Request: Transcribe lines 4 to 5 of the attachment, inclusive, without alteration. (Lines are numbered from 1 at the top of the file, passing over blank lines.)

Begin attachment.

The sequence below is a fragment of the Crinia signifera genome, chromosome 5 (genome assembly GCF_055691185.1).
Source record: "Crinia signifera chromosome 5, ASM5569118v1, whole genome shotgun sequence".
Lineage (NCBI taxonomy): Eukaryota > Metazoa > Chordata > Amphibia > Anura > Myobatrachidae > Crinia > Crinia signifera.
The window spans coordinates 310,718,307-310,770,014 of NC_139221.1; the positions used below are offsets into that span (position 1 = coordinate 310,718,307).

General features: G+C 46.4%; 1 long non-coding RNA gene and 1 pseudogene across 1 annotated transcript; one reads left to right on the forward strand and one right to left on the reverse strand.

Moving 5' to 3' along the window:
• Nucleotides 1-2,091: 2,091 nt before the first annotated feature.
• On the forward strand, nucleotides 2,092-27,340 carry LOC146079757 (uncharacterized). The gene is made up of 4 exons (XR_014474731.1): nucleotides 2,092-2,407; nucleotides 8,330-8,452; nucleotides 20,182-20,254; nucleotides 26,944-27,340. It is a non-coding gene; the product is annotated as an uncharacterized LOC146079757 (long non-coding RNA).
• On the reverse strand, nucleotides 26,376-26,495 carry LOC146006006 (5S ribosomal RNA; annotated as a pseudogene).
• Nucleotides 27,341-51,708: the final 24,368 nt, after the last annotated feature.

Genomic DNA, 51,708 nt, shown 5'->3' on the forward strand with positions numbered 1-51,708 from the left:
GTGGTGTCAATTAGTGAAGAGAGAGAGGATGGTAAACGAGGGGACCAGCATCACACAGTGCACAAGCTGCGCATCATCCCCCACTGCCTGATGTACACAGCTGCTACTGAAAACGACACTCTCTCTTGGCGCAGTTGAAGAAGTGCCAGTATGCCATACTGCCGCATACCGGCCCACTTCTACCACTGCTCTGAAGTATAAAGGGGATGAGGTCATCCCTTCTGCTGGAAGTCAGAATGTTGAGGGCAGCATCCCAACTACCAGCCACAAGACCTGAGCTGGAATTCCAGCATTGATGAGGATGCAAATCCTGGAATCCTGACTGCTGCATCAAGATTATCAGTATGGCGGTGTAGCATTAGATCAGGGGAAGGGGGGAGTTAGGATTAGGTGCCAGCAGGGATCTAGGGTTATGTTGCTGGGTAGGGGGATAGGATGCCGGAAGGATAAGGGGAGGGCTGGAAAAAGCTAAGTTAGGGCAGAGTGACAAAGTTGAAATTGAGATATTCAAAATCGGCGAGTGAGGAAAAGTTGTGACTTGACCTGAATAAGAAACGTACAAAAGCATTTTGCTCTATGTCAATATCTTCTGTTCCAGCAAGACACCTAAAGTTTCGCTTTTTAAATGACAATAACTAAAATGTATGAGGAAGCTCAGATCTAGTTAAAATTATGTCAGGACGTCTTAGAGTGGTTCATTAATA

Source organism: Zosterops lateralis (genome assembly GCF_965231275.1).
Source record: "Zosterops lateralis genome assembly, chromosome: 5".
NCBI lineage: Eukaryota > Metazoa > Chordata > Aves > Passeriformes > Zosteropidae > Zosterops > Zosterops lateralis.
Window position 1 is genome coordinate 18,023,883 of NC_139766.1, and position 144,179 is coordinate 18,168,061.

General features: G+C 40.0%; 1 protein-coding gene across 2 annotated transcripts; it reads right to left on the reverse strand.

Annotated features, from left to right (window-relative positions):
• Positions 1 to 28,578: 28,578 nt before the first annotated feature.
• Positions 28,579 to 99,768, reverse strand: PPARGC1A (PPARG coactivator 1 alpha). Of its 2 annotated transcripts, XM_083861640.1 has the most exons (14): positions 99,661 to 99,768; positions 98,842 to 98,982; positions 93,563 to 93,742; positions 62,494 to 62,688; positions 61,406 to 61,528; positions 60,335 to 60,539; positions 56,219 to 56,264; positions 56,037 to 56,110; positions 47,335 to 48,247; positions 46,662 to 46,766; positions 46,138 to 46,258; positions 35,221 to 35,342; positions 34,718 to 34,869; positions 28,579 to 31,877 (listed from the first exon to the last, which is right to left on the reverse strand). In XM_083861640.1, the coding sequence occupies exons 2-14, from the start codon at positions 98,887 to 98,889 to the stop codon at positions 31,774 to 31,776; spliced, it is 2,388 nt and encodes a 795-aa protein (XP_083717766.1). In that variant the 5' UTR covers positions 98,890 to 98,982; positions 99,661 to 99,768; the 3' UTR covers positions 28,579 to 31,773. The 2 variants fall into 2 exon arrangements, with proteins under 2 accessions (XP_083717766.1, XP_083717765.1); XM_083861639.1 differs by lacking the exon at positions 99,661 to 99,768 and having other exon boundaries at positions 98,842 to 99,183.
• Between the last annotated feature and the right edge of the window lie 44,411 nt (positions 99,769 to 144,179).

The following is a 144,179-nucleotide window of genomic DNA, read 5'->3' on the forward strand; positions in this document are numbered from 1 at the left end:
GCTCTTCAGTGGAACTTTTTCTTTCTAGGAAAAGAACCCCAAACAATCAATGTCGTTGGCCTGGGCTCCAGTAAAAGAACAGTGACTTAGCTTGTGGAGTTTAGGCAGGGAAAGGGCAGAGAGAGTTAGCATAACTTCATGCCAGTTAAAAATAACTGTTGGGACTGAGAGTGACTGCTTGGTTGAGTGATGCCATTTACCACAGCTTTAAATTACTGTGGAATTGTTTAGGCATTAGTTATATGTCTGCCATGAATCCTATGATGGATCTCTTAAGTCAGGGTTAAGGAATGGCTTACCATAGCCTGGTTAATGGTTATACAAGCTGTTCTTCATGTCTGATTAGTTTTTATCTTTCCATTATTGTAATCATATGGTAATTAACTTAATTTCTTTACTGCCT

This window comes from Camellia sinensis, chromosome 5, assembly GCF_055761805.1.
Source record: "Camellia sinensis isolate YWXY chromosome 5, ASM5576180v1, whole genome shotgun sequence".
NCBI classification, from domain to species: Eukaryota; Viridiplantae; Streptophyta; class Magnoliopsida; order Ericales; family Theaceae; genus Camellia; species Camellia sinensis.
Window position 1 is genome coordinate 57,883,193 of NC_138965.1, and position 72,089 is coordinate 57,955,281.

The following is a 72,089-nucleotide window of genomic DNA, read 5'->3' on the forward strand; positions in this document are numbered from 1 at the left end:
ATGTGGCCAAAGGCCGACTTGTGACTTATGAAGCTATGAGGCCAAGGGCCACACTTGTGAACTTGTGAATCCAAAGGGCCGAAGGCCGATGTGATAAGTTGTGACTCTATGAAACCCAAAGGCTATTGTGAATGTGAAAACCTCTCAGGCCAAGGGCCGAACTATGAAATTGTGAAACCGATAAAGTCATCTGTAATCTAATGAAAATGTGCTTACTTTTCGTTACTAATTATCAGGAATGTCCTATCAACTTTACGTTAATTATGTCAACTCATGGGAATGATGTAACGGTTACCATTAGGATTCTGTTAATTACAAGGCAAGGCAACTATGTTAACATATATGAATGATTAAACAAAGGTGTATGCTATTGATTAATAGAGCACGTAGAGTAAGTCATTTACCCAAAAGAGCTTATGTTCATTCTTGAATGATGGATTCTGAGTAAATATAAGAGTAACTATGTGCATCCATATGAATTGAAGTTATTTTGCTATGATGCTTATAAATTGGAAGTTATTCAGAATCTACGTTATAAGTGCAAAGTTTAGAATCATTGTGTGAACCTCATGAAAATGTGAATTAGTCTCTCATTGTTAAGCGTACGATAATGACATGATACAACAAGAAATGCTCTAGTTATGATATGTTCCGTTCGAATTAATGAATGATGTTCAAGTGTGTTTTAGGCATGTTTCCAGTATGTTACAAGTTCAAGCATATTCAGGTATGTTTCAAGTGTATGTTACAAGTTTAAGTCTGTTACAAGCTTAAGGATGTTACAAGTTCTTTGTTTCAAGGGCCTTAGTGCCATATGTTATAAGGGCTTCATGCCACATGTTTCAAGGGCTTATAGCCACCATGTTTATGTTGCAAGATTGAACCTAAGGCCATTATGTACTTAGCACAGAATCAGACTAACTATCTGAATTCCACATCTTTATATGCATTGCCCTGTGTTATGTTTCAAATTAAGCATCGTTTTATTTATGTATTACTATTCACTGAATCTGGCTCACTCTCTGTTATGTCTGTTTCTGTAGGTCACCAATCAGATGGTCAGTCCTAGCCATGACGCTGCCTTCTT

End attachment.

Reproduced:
The window spans coordinates 310,718,307-310,770,014 of NC_139221.1; the positions used below are offsets into that span (position 1 = coordinate 310,718,307).

General features: G+C 46.4%; 1 long non-coding RNA gene and 1 pseudogene across 1 annotated transcript; one reads left to right on the forward strand and one right to left on the reverse strand.